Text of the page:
India and Pakistan are set for another showdown starting Monday when the International Court of Justice (ICJ) at The Hague in Netherlands begins oral proceedings in the high-profile Kulbhushan Jadhav case for the next four days. The hearings at the ICJ has come only four days after at least 40 CRPF soldiers were killed by Pakistan-backed Jaish-e-Mohammad (JeM) in Jammu and Kashmir's Pulwama district on 14 February and India subsequently hiking customs duty to 200 percent on all goods imported from Pakistan, following revocation of the Most Favoured Nation status. So, what is Jadhav's case all about and what each nation has contended till now:
India versus Pakistan's claims
Jadhav, a 48-year-old former Navy officer, was sentenced to death by a Pakistani military court on charges of espionage and terrorism in April, 2017. According to Pakistani forces, he was apprehended on 3 March, 2016 from restive Balochistan province after he reportedly entered from Iran. India, however, maintains that he was abducted from Iran and taken to Pakistan against his will.
Pakistan says that he is a spy and had travelled on a passport with a "Muslim name", India maintains that he had business interests in Iran after retiring from the Navy because of which he would frequently travel there.
Pakistan also said that India has failed to explain how a "serving naval commander" was travelling under an assumed name, making it obvious that he was a spy sent on a "special mission". However, India has consistently maintained that he was kidnapped from Iran.
India took on Pakistan to the world court by stating Islamabad's "egregious" violation of the provisions of the Vienna Convention on Consular Relations, 1963, by denying consular access to Jadhav. Pakistan, on the other hand, countered by saying that the ICJ has no jurisdiction in a case that involves an espionage accused. It also said that both nations, according to a bilateral agreement, can deny access to people caught for spying. According to a report in the India Today, on bilateral treaties, only a treaty registered with the United Nations by both parties can be used before a UN organ. This bilateral agreement was not registered with the UN and therefore no UN organ can admit this treaty.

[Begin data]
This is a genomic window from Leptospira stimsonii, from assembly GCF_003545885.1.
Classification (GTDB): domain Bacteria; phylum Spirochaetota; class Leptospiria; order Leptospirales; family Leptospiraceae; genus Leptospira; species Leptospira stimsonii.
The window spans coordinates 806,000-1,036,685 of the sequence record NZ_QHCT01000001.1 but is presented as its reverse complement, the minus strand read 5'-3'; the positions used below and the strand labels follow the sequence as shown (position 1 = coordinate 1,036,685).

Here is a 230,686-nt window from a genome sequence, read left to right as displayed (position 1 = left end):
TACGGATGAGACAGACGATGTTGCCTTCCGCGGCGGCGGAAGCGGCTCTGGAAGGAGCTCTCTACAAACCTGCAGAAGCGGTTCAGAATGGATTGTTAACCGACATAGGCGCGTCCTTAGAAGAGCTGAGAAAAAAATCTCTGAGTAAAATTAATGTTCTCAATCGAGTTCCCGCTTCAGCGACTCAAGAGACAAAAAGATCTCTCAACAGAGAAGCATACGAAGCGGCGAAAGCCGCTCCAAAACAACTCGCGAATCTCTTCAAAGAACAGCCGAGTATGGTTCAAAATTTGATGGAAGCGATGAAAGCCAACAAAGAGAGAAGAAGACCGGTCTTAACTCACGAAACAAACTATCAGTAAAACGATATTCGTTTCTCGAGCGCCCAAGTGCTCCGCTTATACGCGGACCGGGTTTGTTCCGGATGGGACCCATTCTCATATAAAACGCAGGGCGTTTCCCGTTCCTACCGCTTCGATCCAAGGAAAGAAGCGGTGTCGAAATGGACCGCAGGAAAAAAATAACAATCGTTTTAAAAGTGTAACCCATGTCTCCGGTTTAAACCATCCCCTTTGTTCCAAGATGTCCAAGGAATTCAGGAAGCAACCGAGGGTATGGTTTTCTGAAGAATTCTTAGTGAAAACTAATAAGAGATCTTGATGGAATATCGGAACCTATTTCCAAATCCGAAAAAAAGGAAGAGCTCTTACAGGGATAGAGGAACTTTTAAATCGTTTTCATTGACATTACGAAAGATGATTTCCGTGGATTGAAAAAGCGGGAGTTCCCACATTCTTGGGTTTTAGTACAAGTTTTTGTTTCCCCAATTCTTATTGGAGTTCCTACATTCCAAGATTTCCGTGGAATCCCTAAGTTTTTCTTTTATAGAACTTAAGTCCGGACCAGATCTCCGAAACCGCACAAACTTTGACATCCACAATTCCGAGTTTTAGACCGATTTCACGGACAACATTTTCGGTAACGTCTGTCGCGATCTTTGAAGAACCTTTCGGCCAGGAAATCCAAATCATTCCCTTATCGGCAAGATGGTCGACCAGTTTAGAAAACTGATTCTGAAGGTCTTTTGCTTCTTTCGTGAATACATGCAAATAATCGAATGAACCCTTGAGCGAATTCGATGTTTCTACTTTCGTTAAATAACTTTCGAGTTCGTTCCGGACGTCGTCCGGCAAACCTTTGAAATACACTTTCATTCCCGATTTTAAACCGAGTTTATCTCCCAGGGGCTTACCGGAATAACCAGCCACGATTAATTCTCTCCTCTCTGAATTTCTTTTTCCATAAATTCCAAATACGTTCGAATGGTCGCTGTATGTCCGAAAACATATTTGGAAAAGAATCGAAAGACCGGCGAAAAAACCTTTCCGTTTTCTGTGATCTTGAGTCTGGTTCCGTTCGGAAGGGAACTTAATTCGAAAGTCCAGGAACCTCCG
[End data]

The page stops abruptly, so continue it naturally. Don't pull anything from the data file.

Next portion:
Jadhav's sentencing had evoked a sharp reaction in India which moved the ICJ in May 2017 against the verdict. A 10-member bench of the ICJ on 18 May, 2017, had restrained Pakistan from executing Jadhav till adjudication of the case.
Pakistan, however, facilitated a meeting of Jadhav with his mother and wife in Islamabad on 25 December, 2017. In pictures released by Pakistan, Jadhav could be seen sitting behind a glass screen while his mother and wife sat on the other side. India, later accused Pakistan of disregarding cultural and religious sensibilities when the latter asked his family members to remove mangalsutra, bangles and bindi before they could meet him on the pretext of security.
Former solicitor general Harish Salve will represent India while Pakistan will be represented by Barrister Khawar Qureshi at the ICJ. While India will argue first on 18 February, Pakistan will make its submissions on 19 February. New Delhi will reply on 20 February and Islamabad will make its closing submissions on 21 February. The decision of the ICJ is expected to be announced by the summer of 2019.
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Updated Date: Feb 18, 2019 12:18:22 IST